By The Washington Post · Joanna Slater, Gerry Shih, Niha Masih ·
The deaths occurred in the mountainous region of Ladakh where India and China share a disputed - but largely peaceful - border. No Indian soldiers have been killed in clashes on the frontier between the two countries since 1975, experts say.
The world's two most populous nations are rising powers that view each other warily. Apart from a war in 1962, they have tended to resolve periodic flare-ups along the border through negotiation.
In recent weeks, however, tensions between the two countries have spiked. Indian and Chinese troops engaged in physical brawls that left dozens injured at two points along their 2,200-mile frontier.
Analysts say Chinese troops have also moved to establish a presence in four areas claimed by India near the unofficial border in Ladakh, leading to a tense standoff involving thousands of troops from both countries. Senior military officials have held meetings in the area to try to resolve the issue.
Instead, the clash on Monday night marks a grave escalation. A commanding officer and two soldiers died during a "violent faceoff" that caused "casualties on both sides," the Indian Army said in a statement. It did not say how they were killed.
Col. Zhang Shuli, a spokesman for the Chinese military, said there had been a "fierce physical conflict, causing casualties." He accused India of crossing the unofficial border between the two countries - known as the "Line of Actual Control" - to "launch a provocative attack." India blamed the conflict on China's attempt to "change the status quo" in the area.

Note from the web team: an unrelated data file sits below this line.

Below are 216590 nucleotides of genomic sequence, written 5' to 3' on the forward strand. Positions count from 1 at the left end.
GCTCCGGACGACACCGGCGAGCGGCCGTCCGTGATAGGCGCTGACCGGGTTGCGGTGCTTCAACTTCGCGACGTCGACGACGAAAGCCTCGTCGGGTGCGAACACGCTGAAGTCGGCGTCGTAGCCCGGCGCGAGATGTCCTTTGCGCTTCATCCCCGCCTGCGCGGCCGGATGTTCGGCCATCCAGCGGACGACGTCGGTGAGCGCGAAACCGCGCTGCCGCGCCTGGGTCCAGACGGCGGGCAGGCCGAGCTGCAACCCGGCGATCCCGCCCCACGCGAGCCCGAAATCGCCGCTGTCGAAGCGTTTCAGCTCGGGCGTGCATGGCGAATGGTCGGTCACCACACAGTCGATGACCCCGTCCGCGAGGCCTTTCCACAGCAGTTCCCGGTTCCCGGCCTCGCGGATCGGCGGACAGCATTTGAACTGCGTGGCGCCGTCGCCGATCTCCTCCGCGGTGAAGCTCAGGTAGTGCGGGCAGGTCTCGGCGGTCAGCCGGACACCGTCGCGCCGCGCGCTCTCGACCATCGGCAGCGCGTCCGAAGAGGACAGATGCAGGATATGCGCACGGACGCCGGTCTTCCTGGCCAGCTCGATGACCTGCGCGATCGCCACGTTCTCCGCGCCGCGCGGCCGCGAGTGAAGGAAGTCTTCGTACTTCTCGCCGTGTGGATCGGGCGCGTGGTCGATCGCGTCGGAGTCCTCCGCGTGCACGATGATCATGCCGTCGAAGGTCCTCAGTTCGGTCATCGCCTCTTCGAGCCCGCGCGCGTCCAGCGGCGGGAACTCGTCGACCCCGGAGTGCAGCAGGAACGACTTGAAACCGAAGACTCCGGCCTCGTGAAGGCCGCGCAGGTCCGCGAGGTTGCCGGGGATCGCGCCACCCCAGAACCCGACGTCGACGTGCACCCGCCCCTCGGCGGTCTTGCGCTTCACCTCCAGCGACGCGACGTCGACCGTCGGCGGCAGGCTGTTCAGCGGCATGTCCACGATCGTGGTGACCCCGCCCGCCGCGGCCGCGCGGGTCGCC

The clash comes at a time when China is flexing its muscles across the region amid a global pandemic. In recent weeks it has confronted Malaysian and Vietnamese vessels in the South China Sea and twice sailed an aircraft carrier through the Taiwan Strait. China also unilaterally moved to seize new powers over Hong Kong.
Like other countries in the region, India views China's rise with disquiet. In recent years, India has drawn closer to the United States, partly due to shared concerns over China's growing influence.
Most of lengthy frontier between India and China is neither marked in real life nor delineated on any maps shared by the two countries. Instead, the Indian and Chinese armies send patrols up to what they claim is the Line of Actual Control and then retreat. Altercations have ensued but rarely are serious.
Instead of expanding patrol arcs deeper into Indian-claimed areas as they have done in the past, Chinese troops have "taken physical possession by occupying territory," said Ashley Tellis, a former senior George W. Bush administration official and longtime India expert.
Chinese troops have crossed several kilometers into territory that India claims at several different points in Ladakh, according to analysts and media reports. In particular, reports say, they have occupied an area in the Galwan River valley that overlooks a strategically crucial road for India. Monday night's deadly clashes took place in the Galwan valley, the Indian Army said.